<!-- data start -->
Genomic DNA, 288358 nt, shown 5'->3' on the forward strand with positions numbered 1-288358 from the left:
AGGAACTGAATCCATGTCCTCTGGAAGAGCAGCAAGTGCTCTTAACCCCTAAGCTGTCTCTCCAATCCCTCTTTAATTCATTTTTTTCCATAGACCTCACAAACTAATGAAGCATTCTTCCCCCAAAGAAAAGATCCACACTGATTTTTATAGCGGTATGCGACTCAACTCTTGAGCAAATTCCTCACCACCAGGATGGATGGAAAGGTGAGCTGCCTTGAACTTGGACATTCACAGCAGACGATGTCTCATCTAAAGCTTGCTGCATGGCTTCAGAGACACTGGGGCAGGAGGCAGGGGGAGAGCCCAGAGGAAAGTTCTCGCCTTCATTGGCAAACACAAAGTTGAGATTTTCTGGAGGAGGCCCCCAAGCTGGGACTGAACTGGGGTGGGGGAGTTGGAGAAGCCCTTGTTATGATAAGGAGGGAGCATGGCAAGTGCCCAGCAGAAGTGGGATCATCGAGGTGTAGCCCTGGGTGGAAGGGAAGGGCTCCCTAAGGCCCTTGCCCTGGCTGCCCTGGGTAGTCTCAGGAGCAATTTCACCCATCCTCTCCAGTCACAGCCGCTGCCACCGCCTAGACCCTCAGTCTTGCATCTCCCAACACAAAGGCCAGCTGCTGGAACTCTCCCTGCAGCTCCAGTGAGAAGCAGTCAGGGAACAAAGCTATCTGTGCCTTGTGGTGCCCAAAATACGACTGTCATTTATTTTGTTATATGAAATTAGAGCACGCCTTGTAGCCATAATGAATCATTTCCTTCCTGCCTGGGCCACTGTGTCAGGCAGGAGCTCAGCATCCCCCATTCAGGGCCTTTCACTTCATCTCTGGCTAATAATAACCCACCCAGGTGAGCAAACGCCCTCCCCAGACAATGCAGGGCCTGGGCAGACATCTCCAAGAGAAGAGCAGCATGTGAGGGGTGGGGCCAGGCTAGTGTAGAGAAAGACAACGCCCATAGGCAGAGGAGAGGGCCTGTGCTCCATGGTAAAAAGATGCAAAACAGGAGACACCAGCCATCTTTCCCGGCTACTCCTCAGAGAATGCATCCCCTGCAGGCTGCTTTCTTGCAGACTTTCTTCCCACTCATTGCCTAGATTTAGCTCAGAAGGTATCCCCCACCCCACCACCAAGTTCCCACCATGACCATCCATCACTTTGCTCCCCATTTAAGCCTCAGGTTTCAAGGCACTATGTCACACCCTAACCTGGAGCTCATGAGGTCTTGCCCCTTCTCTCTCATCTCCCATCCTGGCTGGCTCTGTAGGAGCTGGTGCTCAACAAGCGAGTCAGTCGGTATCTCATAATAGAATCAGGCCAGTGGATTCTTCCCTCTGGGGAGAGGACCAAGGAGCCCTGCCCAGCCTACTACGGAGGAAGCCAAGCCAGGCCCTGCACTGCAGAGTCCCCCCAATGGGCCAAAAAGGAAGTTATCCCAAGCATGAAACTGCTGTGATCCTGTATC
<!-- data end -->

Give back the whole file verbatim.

Genomic DNA, 288358 nt, shown 5'->3' on the forward strand with positions numbered 1-288358 from the left:
AGGAACTGAATCCATGTCCTCTGGAAGAGCAGCAAGTGCTCTTAACCCCTAAGCTGTCTCTCCAATCCCTCTTTAATTCATTTTTTTCCATAGACCTCACAAACTAATGAAGCATTCTTCCCCCAAAGAAAAGATCCACACTGATTTTTATAGCGGTATGCGACTCAACTCTTGAGCAAATTCCTCACCACCAGGATGGATGGAAAGGTGAGCTGCCTTGAACTTGGACATTCACAGCAGACGATGTCTCATCTAAAGCTTGCTGCATGGCTTCAGAGACACTGGGGCAGGAGGCAGGGGGAGAGCCCAGAGGAAAGTTCTCGCCTTCATTGGCAAACACAAAGTTGAGATTTTCTGGAGGAGGCCCCCAAGCTGGGACTGAACTGGGGTGGGGGAGTTGGAGAAGCCCTTGTTATGATAAGGAGGGAGCATGGCAAGTGCCCAGCAGAAGTGGGATCATCGAGGTGTAGCCCTGGGTGGAAGGGAAGGGCTCCCTAAGGCCCTTGCCCTGGCTGCCCTGGGTAGTCTCAGGAGCAATTTCACCCATCCTCTCCAGTCACAGCCGCTGCCACCGCCTAGACCCTCAGTCTTGCATCTCCCAACACAAAGGCCAGCTGCTGGAACTCTCCCTGCAGCTCCAGTGAGAAGCAGTCAGGGAACAAAGCTATCTGTGCCTTGTGGTGCCCAAAATACGACTGTCATTTATTTTGTTATATGAAATTAGAGCACGCCTTGTAGCCATAATGAATCATTTCCTTCCTGCCTGGGCCACTGTGTCAGGCAGGAGCTCAGCATCCCCCATTCAGGGCCTTTCACTTCATCTCTGGCTAATAATAACCCACCCAGGTGAGCAAACGCCCTCCCCAGACAATGCAGGGCCTGGGCAGACATCTCCAAGAGAAGAGCAGCATGTGAGGGGTGGGGCCAGGCTAGTGTAGAGAAAGACAACGCCCATAGGCAGAGGAGAGGGCCTGTGCTCCATGGTAAAAAGATGCAAAACAGGAGACACCAGCCATCTTTCCCGGCTACTCCTCAGAGAATGCATCCCCTGCAGGCTGCTTTCTTGCAGACTTTCTTCCCACTCATTGCCTAGATTTAGCTCAGAAGGTATCCCCCACCCCACCACCAAGTTCCCACCATGACCATCCATCACTTTGCTCCCCATTTAAGCCTCAGGTTTCAAGGCACTATGTCACACCCTAACCTGGAGCTCATGAGGTCTTGCCCCTTCTCTCTCATCTCCCATCCTGGCTGGCTCTGTAGGAGCTGGTGCTCAACAAGCGAGTCAGTCGGTATCTCATAATAGAATCAGGCCAGTGGATTCTTCCCTCTGGGGAGAGGACCAAGGAGCCCTGCCCAGCCTACTACGGAGGAAGCCAAGCCAGGCCCTGCACTGCAGAGTCCCCCCAATGGGCCAAAAAGGAAGTTATCCCAAGCATGAAACTGCTGTGATCCTGTATC